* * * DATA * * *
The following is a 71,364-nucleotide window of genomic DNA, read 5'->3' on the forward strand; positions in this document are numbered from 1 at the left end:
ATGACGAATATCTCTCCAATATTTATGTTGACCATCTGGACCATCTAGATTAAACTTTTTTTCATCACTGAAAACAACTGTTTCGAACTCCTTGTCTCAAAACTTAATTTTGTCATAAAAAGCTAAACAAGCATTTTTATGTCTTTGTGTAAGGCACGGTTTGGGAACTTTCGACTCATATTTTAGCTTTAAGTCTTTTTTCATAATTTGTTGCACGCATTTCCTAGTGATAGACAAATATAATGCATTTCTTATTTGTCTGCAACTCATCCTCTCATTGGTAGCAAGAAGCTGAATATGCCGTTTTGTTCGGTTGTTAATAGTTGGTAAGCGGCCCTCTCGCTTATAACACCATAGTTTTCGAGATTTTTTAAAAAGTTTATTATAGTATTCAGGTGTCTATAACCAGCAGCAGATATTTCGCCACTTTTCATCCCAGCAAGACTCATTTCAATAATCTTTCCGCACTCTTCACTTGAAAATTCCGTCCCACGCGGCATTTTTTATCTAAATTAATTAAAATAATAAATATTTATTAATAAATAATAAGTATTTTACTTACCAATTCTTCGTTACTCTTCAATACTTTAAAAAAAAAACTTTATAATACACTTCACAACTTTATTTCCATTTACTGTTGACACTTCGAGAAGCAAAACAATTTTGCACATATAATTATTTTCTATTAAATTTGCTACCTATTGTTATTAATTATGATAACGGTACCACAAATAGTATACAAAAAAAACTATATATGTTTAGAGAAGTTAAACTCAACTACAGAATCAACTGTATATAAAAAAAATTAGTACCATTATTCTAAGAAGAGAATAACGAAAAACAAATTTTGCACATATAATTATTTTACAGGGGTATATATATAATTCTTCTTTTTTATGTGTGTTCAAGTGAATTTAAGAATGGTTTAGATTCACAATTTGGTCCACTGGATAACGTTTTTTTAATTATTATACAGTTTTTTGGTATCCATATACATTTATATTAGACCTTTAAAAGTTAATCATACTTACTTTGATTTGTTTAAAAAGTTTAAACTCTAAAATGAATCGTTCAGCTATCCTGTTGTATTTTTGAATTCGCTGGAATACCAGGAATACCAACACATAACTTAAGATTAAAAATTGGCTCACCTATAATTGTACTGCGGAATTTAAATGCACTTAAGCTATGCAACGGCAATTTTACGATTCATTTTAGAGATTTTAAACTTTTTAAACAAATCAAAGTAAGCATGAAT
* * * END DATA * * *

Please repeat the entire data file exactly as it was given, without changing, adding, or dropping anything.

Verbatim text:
The following is a 71,364-nucleotide window of genomic DNA, read 5'->3' on the forward strand; positions in this document are numbered from 1 at the left end:
ATGACGAATATCTCTCCAATATTTATGTTGACCATCTGGACCATCTAGATTAAACTTTTTTTCATCACTGAAAACAACTGTTTCGAACTCCTTGTCTCAAAACTTAATTTTGTCATAAAAAGCTAAACAAGCATTTTTATGTCTTTGTGTAAGGCACGGTTTGGGAACTTTCGACTCATATTTTAGCTTTAAGTCTTTTTTCATAATTTGTTGCACGCATTTCCTAGTGATAGACAAATATAATGCATTTCTTATTTGTCTGCAACTCATCCTCTCATTGGTAGCAAGAAGCTGAATATGCCGTTTTGTTCGGTTGTTAATAGTTGGTAAGCGGCCCTCTCGCTTATAACACCATAGTTTTCGAGATTTTTTAAAAAGTTTATTATAGTATTCAGGTGTCTATAACCAGCAGCAGATATTTCGCCACTTTTCATCCCAGCAAGACTCATTTCAATAATCTTTCCGCACTCTTCACTTGAAAATTCCGTCCCACGCGGCATTTTTTATCTAAATTAATTAAAATAATAAATATTTATTAATAAATAATAAGTATTTTACTTACCAATTCTTCGTTACTCTTCAATACTTTAAAAAAAAAACTTTATAATACACTTCACAACTTTATTTCCATTTACTGTTGACACTTCGAGAAGCAAAACAATTTTGCACATATAATTATTTTCTATTAAATTTGCTACCTATTGTTATTAATTATGATAACGGTACCACAAATAGTATACAAAAAAAACTATATATGTTTAGAGAAGTTAAACTCAACTACAGAATCAACTGTATATAAAAAAAATTAGTACCATTATTCTAAGAAGAGAATAACGAAAAACAAATTTTGCACATATAATTATTTTACAGGGGTATATATATAATTCTTCTTTTTTATGTGTGTTCAAGTGAATTTAAGAATGGTTTAGATTCACAATTTGGTCCACTGGATAACGTTTTTTTAATTATTATACAGTTTTTTGGTATCCATATACATTTATATTAGACCTTTAAAAGTTAATCATACTTACTTTGATTTGTTTAAAAAGTTTAAACTCTAAAATGAATCGTTCAGCTATCCTGTTGTATTTTTGAATTCGCTGGAATACCAGGAATACCAACACATAACTTAAGATTAAAAATTGGCTCACCTATAATTGTACTGCGGAATTTAAATGCACTTAAGCTATGCAACGGCAATTTTACGATTCATTTTAGAGATTTTAAACTTTTTAAACAAATCAAAGTAAGCATGAAT